If global investors seek to invest in the corporate-industrial sector in the country, the TNGOs focus on the rights, welfare and justice domain, whether it is the environment or human life. Is the TNGOs’ investment, then, of lesser value than that of the global business conglomerate? It would appear so.
When the state’s several hundred tertiary educations failed to find a spot in the global rankings, the government put together its own (National Institutional Ranking Framework), suddenly claiming that our parameters – social justice and equality for instance – do not allow us to acquire that kind of global ranking. So, in the domain of education, we claim an exception to global standards, but in the case of business interests, we seek to acquire such standards.
We modify our economic and welfare policies to acquire global investment ranking, but we will not do this to our education system to acquire the same – when, in fact, modifying it to improve quality and equality would directly benefit millions of students. Is nationalism then all about developing independent and not-conforming-to-the-global parameters and ranking in key social sectors such as education and gender quality, while brilliantly fitting into global parameters in business?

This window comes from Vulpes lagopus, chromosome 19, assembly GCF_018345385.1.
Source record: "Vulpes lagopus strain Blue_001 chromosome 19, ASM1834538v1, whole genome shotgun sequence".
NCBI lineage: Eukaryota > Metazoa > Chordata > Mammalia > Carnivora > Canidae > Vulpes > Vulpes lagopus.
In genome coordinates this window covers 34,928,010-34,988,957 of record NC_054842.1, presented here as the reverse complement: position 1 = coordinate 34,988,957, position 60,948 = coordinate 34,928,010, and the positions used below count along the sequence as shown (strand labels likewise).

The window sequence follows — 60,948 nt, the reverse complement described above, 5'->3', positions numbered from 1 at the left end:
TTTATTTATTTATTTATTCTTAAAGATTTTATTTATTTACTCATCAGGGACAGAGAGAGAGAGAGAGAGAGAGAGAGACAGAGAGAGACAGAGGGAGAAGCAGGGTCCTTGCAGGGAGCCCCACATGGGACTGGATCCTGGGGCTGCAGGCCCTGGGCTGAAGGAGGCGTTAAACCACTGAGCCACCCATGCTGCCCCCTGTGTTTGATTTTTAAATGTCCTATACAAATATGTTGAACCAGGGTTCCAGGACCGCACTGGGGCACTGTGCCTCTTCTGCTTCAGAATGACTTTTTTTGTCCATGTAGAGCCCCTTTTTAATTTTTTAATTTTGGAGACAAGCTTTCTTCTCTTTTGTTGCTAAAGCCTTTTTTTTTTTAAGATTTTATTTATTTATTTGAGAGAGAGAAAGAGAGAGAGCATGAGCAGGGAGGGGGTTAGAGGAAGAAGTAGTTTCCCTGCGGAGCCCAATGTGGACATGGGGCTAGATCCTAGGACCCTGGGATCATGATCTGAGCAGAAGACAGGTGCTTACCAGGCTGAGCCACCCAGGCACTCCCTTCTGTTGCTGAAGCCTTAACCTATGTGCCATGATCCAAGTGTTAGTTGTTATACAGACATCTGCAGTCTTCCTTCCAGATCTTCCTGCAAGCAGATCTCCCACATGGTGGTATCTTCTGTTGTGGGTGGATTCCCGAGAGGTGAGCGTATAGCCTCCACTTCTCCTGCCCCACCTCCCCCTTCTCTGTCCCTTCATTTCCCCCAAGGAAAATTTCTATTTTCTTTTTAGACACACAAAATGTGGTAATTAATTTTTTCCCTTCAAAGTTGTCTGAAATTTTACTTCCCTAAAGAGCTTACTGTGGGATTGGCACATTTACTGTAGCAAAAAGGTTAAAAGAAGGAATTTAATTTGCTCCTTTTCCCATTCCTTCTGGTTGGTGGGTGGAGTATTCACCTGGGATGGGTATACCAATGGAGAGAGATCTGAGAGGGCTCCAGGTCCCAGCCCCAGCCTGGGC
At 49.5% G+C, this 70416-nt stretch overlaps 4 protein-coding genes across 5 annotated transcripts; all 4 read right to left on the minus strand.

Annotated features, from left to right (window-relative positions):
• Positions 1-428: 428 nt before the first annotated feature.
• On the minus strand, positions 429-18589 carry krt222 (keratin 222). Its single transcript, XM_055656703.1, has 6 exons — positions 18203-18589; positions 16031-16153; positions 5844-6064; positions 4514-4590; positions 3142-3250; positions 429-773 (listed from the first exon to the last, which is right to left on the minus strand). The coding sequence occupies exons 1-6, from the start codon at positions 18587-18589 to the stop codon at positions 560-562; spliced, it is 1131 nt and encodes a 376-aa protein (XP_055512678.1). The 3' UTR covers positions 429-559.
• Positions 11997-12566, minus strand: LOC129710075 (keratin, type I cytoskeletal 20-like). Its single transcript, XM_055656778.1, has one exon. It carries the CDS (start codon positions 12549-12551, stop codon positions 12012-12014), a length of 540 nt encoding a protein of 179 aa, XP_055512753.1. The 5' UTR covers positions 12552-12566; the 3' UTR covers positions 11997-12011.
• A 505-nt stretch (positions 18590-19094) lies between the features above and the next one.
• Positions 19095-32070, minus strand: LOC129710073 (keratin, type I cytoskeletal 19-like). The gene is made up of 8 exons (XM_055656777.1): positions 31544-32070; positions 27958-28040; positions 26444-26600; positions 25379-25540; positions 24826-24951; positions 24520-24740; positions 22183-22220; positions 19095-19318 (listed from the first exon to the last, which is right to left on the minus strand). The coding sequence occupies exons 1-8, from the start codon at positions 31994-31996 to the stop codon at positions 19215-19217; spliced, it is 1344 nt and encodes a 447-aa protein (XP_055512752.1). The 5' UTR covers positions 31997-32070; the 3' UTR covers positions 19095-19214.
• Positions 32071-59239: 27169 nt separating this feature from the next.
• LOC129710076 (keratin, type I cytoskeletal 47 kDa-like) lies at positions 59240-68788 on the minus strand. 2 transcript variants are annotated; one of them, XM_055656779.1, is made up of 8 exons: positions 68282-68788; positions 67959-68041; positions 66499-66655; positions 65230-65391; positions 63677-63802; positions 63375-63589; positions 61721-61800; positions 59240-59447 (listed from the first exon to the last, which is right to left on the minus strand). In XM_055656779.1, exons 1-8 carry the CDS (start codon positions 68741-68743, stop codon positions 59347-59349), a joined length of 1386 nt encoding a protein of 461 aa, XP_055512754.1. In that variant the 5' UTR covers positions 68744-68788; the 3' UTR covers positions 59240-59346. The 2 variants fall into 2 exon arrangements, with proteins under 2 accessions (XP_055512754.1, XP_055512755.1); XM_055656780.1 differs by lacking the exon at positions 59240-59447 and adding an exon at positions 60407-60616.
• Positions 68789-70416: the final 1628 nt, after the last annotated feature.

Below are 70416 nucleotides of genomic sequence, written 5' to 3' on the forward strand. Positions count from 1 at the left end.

Concomitantly, when we seek business investor ‘confidence’ in our SEZs and others, do we seek similar confidence in our education or health sectors? There is, in every government directive, an insistence on ‘internationalisation’ of our tertiary educational institutions. Yet, to the best of my knowledge, there is no attempt whatsoever to ‘up’ the quality of teaching, the courses/programmes offered, research facilities to attract the talented international student. We do, however, offer popular yoga courses that attract several of the students.
There exists a global humanitarian regime – not free from politics and ideological problems, but nevertheless wired to a set of humanitarian concerns – that we could possibly subscribe to as well. African nations, often in a fit of pique, have banned the International Red Cross and Doctors without Borders, preventing essential medical supplies in the event of an Ebola or AIDS epidemic. (Somalia witnessed a Red Cross ban in 2012) This so-called resistance to global humanitarian campaigns and movements coded as the ‘protection’ of national sovereignty does not, apparently, extend to Shell acquiring local oilfields, conglomerates acquiring local water resources or say, British Airways acquiring Air India.
In the age of corporate nationalism, the nation invests less and less in raising the standards to meet global ones in the social sector, while it invests more in the business and economic realms to fit the global. In the age of state-sponsored corporate nationalism with its eyes on the global business investor, there is no space for a welfare nationalism. But more about the latter, later.
(The author is Professor, Department of English, University of Hyderabad)